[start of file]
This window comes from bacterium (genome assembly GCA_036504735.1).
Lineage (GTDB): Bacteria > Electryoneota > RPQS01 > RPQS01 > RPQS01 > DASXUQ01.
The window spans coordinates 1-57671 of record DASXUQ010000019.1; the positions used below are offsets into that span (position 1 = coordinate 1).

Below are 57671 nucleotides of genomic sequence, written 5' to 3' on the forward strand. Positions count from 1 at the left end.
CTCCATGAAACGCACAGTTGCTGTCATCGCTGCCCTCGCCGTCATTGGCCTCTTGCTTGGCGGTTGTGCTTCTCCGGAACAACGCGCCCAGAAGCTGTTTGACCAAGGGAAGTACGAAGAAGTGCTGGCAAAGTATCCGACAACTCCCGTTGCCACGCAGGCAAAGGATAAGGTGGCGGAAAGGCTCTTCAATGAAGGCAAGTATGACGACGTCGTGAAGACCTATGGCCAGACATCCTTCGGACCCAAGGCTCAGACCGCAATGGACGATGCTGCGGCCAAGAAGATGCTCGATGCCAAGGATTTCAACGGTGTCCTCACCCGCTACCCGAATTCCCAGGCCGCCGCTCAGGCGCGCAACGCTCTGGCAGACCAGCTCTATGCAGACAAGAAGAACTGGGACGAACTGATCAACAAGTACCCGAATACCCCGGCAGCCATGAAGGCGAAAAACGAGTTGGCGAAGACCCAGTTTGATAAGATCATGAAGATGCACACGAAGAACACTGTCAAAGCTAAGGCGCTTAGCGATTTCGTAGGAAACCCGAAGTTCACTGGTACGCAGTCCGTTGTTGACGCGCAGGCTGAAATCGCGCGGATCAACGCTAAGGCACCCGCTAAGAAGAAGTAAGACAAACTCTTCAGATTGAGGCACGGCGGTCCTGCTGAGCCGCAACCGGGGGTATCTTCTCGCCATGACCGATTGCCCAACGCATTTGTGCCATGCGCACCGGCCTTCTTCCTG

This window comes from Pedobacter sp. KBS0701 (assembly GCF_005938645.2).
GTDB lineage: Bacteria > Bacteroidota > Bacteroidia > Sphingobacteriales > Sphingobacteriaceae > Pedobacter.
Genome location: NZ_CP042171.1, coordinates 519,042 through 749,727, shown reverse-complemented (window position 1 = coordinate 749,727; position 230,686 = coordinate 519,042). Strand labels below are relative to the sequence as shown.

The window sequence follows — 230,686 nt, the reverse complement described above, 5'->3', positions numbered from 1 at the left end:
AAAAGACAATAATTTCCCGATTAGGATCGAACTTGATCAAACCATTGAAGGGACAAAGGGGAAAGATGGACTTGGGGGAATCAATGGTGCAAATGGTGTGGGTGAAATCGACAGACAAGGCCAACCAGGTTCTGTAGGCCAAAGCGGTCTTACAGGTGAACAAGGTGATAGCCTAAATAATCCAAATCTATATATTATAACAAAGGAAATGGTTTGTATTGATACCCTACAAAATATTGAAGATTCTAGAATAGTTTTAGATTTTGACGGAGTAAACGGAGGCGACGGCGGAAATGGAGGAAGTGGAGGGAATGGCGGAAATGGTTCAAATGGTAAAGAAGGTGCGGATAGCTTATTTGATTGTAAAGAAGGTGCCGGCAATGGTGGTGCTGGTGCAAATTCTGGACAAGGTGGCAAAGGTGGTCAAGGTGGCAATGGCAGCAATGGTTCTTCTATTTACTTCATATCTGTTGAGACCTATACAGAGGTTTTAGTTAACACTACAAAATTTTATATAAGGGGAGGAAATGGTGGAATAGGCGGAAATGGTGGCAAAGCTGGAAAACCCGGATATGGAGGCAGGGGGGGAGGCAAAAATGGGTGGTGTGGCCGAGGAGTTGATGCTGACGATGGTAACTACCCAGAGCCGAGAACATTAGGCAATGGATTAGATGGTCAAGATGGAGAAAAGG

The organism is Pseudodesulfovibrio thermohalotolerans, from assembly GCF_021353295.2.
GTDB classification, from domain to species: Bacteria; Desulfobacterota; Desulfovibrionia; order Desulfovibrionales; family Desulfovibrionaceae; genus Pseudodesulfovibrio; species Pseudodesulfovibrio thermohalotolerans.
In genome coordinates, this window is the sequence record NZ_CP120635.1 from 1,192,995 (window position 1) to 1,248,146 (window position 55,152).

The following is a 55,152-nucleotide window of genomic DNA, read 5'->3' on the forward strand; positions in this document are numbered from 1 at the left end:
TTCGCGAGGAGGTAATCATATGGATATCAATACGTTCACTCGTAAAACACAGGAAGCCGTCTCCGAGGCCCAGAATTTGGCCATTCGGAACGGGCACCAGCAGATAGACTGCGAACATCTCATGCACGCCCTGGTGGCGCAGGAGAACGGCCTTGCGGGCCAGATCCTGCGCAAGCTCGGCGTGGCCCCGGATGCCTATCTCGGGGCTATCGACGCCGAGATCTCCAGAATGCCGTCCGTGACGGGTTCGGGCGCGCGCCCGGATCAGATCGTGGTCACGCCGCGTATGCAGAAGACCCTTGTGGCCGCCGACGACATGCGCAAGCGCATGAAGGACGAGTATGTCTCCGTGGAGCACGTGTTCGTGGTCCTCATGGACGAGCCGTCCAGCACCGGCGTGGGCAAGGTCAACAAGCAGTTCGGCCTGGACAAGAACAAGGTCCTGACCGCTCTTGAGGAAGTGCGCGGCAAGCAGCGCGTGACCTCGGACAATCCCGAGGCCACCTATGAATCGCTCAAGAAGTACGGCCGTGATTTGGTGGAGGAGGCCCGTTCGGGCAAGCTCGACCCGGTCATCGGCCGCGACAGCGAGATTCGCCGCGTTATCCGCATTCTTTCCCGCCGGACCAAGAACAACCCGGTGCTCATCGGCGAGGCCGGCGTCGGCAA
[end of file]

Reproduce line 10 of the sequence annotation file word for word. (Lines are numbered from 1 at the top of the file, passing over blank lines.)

AAAAGACAATAATTTCCCGATTAGGATCGAACTTGATCAAACCATTGAAGGGACAAAGGGGAAAGATGGACTTGGGGGAATCAATGGTGCAAATGGTGTGGGTGAAATCGACAGACAAGGCCAACCAGGTTCTGTAGGCCAAAGCGGTCTTACAGGTGAACAAGGTGATAGCCTAAATAATCCAAATCTATATATTATAACAAAGGAAATGGTTTGTATTGATACCCTACAAAATATTGAAGATTCTAGAATAGTTTTAGATTTTGACGGAGTAAACGGAGGCGACGGCGGAAATGGAGGAAGTGGAGGGAATGGCGGAAATGGTTCAAATGGTAAAGAAGGTGCGGATAGCTTATTTGATTGTAAAGAAGGTGCCGGCAATGGTGGTGCTGGTGCAAATTCTGGACAAGGTGGCAAAGGTGGTCAAGGTGGCAATGGCAGCAATGGTTCTTCTATTTACTTCATATCTGTTGAGACCTATACAGAGGTTTTAGTTAACACTACAAAATTTTATATAAGGGGAGGAAATGGTGGAATAGGCGGAAATGGTGGCAAAGCTGGAAAACCCGGATATGGAGGCAGGGGGGGAGGCAAAAATGGGTGGTGTGGCCGAGGAGTTGATGCTGACGATGGTAACTACCCAGAGCCGAGAACATTAGGCAATGGATTAGATGGTCAAGATGGAGAAAAGG